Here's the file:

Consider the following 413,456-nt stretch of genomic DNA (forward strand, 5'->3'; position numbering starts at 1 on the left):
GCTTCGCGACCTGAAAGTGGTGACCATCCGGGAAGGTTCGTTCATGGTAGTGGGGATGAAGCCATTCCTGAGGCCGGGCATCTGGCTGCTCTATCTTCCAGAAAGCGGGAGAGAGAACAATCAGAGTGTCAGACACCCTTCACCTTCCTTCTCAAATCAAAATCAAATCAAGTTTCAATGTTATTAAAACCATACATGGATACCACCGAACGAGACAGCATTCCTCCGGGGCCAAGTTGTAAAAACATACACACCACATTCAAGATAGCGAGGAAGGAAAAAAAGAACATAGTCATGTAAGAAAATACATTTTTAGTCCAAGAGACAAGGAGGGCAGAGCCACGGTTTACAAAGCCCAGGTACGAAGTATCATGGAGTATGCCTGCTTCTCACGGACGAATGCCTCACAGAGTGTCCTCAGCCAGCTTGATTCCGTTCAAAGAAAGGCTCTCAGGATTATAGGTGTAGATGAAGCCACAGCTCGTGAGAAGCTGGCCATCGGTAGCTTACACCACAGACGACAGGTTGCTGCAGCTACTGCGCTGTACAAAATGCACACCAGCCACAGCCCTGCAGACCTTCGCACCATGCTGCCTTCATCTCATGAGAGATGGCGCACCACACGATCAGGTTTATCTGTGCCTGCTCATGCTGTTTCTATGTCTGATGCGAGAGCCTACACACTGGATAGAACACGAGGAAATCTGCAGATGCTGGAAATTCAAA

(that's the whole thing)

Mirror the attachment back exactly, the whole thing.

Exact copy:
Consider the following 413,456-nt stretch of genomic DNA (forward strand, 5'->3'; position numbering starts at 1 on the left):
GCTTCGCGACCTGAAAGTGGTGACCATCCGGGAAGGTTCGTTCATGGTAGTGGGGATGAAGCCATTCCTGAGGCCGGGCATCTGGCTGCTCTATCTTCCAGAAAGCGGGAGAGAGAACAATCAGAGTGTCAGACACCCTTCACCTTCCTTCTCAAATCAAAATCAAATCAAGTTTCAATGTTATTAAAACCATACATGGATACCACCGAACGAGACAGCATTCCTCCGGGGCCAAGTTGTAAAAACATACACACCACATTCAAGATAGCGAGGAAGGAAAAAAAGAACATAGTCATGTAAGAAAATACATTTTTAGTCCAAGAGACAAGGAGGGCAGAGCCACGGTTTACAAAGCCCAGGTACGAAGTATCATGGAGTATGCCTGCTTCTCACGGACGAATGCCTCACAGAGTGTCCTCAGCCAGCTTGATTCCGTTCAAAGAAAGGCTCTCAGGATTATAGGTGTAGATGAAGCCACAGCTCGTGAGAAGCTGGCCATCGGTAGCTTACACCACAGACGACAGGTTGCTGCAGCTACTGCGCTGTACAAAATGCACACCAGCCACAGCCCTGCAGACCTTCGCACCATGCTGCCTTCATCTCATGAGAGATGGCGCACCACACGATCAGGTTTATCTGTGCCTGCTCATGCTGTTTCTATGTCTGATGCGAGAGCCTACACACTGGATAGAACACGAGGAAATCTGCAGATGCTGGAAATTCAAA